the relationship between devops and product management  

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The relationship between Product Management and DevOps.

In XaaS, the value stream from concept to consumption and the customer experience realized through the technology must be measured and analyzed and iterated. This is where the DevOps process can help. DevOps is used to monitoring, measuring, alerting, visualizing, and analyzing a myriad of different systems and making data-driven decisions. Additionally, DevOps knows that speed matters and continually optimizes to improve it. Product Management needs speed as they experiment on behalf of their products and the business.

Another clear example is in instrumenting the technology with the optimal telemetry and making collected information available cross organizationally to fuel data-driven decision making for Product Management, Customer Success, Sales, and Support. This can leverage the expertise of both the Development and the Operations teams to select and operationalize the right instrumentation tools. The Development and Operations team will be keen to contribute their expertise here once they understand the business context.

8 Tips for Achieving a Deeper Product Management DevOps Alliance

A point of new awareness recently was the fact that the community of Development and IT Operations have quite a low understanding of Product Management’s role, responsibilities, and challenges. This leaves open the question of how both teams might work together to accelerate time to profitable revenue growth. In a recent presentation to the DevOps community, I provided an overview of the remit of Product Management help the DevOps community understand more about the world of Product Management.

Like with everything new, it’s wise to take a crawl/walk/run iterative learning approach. There are several areas where DevOps strengths can be brought to Product Management and vice-versa. I’ve made a few recommendations in part 1 and 2 of this series which are summarized below. I am happy to share methods and practices to accomplish these recommendations and more with TSIA XaaS Product Management members at any time. If you’re not already a TSIA member, I highly recommend you reach out to TSIA today to learn more about the benefits of membership.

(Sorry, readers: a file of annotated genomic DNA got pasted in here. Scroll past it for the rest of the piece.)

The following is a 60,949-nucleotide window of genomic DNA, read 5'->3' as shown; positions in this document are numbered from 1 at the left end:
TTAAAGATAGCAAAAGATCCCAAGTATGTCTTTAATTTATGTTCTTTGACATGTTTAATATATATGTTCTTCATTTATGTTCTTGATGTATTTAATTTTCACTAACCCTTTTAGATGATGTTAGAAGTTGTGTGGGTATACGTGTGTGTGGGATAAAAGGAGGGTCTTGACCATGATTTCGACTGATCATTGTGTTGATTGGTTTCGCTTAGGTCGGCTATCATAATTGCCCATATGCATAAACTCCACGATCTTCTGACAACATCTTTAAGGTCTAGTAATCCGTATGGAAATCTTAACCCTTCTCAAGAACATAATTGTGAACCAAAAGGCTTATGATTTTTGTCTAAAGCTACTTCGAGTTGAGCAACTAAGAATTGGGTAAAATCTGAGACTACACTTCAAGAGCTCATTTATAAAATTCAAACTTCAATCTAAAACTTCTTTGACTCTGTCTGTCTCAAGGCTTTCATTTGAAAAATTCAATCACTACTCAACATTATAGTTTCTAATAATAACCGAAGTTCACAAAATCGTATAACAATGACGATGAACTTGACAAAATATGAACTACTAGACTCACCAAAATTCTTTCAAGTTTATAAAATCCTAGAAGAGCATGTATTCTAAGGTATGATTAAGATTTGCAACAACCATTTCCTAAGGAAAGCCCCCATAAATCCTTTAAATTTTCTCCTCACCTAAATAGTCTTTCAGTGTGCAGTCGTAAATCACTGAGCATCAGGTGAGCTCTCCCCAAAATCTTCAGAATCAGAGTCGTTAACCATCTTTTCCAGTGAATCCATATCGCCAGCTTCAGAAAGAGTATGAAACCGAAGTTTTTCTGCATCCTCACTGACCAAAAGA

1. Mutual understanding of respective roles
  2. Establish a shared goal of better customer experience with lower customer effort
  3. Establish visual dashboards of relevant business and product adoption KPIs, agreeing on boundaries of acceptable fluctuation and continuously analyzing the changes
  4. Expand the visible flow of work from concept to consumption
  5. In addition to Development, ensure IT understands the business goals and requirements
  6. Seek and apply the advice of the technical teams on the optimal tooling for instrumentation
  7. Go one step further and focus on arguably the most important workflow of all, the customer onboarding experience. Together, map the pathways and add instrumentation from first customer touch to realized value, i.e. the “wow” moment.
  8. Leverage TSIA XaaS Product Management research and advisory. If you’re a current TSIA member, submit an inquiry via the Member Resource Center or by sending  an email to your member success manager
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Laura Fay

About Author Laura Fay

Laura Fay is the vice president and managing director of offers research and advisory for TSIA. She also serves as TSIA’s vice president of XaaS product management research. Laura is a technology industry veteran with over 30 years' experience driving business growth in the enterprise technology industry via leadership roles in product management, general management, product development, and customer success.